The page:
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      Abstract: Abstract Blind predictions of octanol/water partition coefficients and pKa at 298.15 K for 22 drug-like compounds were made for the SAMPL7 challenge. Octanol/water partition coefficients were predicted from solvation free energies computed using electronic structure calculations with the SM12, SM8 and SMD solvation models. Within these calculations we compared the use of gas- and solution-phase optimized geometries of the solute. Based on these calculations we found that in general the use of solution phase-optimized geometries increases the affinity of the solutes for water as compared to octanol, with the use of gas-phase optimized geometries resulting in the better agreement with experiment. The pKa is computed using the direct approach, scaled solvent-accessible surface model, and the inclusion of an explicit water molecule, where the latter two methods have previously been shown to offer improved predictions as compared to the direct approach. We find that the use of an explicit water molecule provides superior predictions, and that the predicted macroscopic pKa is sensitive to the employed microstates.
      PubDate: 2022-09-19
       
  • Epilogue to the Gerald Maggiora Festschrift: a tribute to an exemplary
           mentor, colleague, collaborator, and innovator

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      Abstract: Abstract In May 2022, JCAMD published a Special Issue in honor of Gerald (Gerry) Maggiora, whose scientific leadership over many decades advanced the fields of computational chemistry and chemoinformatics for drug discovery. Along the way, he has impacted many researchers in both academia and the pharmaceutical industry. In this Epilogue, we explain the origins of the Festschrift and present a series of first-hand vignettes, in approximate chronological sequence, that together paint a picture of this remarkable man. Whether they highlight Gerry’s endless curiosity about molecular life sciences or his willingness to challenge conventional wisdom or his generous support of junior colleagues and peers, these colleagues and collaborators are united in their appreciation of his positive influence. These tributes also reflect key trends and themes during the evolution of modern drug discovery, seen through the lens of people who worked with a visionary leader. Junior scientists will find an inspiring roadmap for creative collegiality and collaboration.
      PubDate: 2022-09-17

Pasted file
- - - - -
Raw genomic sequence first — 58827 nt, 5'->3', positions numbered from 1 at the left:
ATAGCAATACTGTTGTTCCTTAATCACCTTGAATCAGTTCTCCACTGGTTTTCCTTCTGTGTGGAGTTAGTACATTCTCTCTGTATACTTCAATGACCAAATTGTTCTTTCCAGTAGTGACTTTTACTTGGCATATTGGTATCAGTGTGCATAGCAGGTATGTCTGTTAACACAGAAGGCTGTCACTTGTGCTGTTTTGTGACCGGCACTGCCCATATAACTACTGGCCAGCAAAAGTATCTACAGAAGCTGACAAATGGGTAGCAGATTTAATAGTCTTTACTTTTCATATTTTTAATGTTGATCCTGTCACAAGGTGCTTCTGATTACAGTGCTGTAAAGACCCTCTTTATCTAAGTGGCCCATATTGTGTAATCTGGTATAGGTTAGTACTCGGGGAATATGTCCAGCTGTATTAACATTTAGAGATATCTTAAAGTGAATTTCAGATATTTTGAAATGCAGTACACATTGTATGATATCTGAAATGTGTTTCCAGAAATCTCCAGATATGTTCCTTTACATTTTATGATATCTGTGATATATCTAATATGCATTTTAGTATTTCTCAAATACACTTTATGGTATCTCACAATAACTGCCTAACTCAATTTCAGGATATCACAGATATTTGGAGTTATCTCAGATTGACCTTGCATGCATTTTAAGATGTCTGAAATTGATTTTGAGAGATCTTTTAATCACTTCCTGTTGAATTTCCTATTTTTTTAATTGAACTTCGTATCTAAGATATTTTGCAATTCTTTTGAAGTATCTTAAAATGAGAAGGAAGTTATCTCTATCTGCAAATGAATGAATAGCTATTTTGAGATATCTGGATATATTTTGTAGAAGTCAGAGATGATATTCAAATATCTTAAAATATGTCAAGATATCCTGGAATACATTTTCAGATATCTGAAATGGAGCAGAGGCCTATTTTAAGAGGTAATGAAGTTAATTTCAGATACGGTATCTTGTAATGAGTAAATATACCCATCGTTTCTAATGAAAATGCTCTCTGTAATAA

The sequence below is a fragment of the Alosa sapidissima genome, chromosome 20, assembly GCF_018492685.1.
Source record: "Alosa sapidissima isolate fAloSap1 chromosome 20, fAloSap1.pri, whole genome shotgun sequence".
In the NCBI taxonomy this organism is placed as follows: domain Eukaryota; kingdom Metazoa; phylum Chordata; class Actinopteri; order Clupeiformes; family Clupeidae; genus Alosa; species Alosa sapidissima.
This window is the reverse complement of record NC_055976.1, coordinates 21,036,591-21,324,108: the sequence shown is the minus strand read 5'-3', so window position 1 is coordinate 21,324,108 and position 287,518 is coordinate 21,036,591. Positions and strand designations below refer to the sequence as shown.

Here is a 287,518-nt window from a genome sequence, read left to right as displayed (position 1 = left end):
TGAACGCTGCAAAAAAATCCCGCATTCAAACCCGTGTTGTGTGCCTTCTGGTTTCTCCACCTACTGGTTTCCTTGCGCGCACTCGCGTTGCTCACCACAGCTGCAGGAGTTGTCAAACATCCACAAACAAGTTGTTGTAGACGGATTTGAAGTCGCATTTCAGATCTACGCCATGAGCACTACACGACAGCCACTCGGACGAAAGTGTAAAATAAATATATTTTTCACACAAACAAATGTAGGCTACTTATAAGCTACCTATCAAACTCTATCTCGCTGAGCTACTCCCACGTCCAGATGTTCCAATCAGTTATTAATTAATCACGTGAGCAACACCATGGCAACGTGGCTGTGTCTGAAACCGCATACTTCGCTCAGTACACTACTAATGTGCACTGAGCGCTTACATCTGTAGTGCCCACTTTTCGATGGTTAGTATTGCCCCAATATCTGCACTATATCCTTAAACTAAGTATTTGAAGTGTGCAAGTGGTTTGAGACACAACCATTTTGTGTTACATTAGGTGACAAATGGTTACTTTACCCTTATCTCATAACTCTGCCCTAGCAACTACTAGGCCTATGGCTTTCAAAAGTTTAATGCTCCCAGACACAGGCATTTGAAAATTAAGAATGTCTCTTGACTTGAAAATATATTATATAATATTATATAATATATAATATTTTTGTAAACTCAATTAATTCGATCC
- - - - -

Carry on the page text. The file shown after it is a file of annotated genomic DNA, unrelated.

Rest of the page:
• Prot2Prot: a deep learning model for rapid, photorealistic macromolecular
           visualization

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      Abstract: Abstract Molecular visualization is a cornerstone of structural biology, providing insights into the form and function of biomolecules that are difficult to achieve any other way. Scientific analysis, publication, education, and outreach often benefit from photorealistic molecular depictions rendered using advanced computer-graphics programs such as Maya, 3ds Max, and Blender. However, setting up molecular scenes in these programs is laborious even for expert users, and rendering often requires substantial time and computer resources. We have created a deep-learning model called Prot2Prot that quickly imitates photorealistic visualization styles, given a much simpler, easy-to-generate molecular representation. The resulting images are often indistinguishable from images rendered using industry-standard 3D graphics programs, but they can be created in a fraction of the time, even when running in a web browser. To the best of our knowledge, Prot2Prot is the first example of image-to-image translation applied to macromolecular visualization. Prot2Prot is available free of charge, released under the terms of the Apache License, Version 2.0. Users can access a Prot2Prot-powered web app without registration at http://durrantlab.com/prot2prot.
      PubDate: 2022-08-26
       
  • FastGrow: on-the-fly growing and its application to DYRK1A

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      Abstract: Abstract Fragment-based drug design is an established routine approach in both experimental and computational spheres. Growing fragment hits into viable ligands has increasingly shifted into the spotlight. FastGrow is an application based on a shape search algorithm that addresses this challenge at high speeds of a few milliseconds per fragment. It further features a pharmacophoric interaction description, ensemble flexibility, as well as geometry optimization to become a fully fledged structure-based modeling tool. All features were evaluated in detail on a previously reported collection of fragment growing scenarios extracted from crystallographic data. FastGrow was also shown to perform competitively versus established docking software. A case study on the DYRK1A kinase, using recently reported new chemotypes, illustrates FastGrow’s features in practice and its ability to identify active fragments. FastGrow is freely available to the public as a web server at https://fastgrow.plus/ and is part of the SeeSAR 3D software package.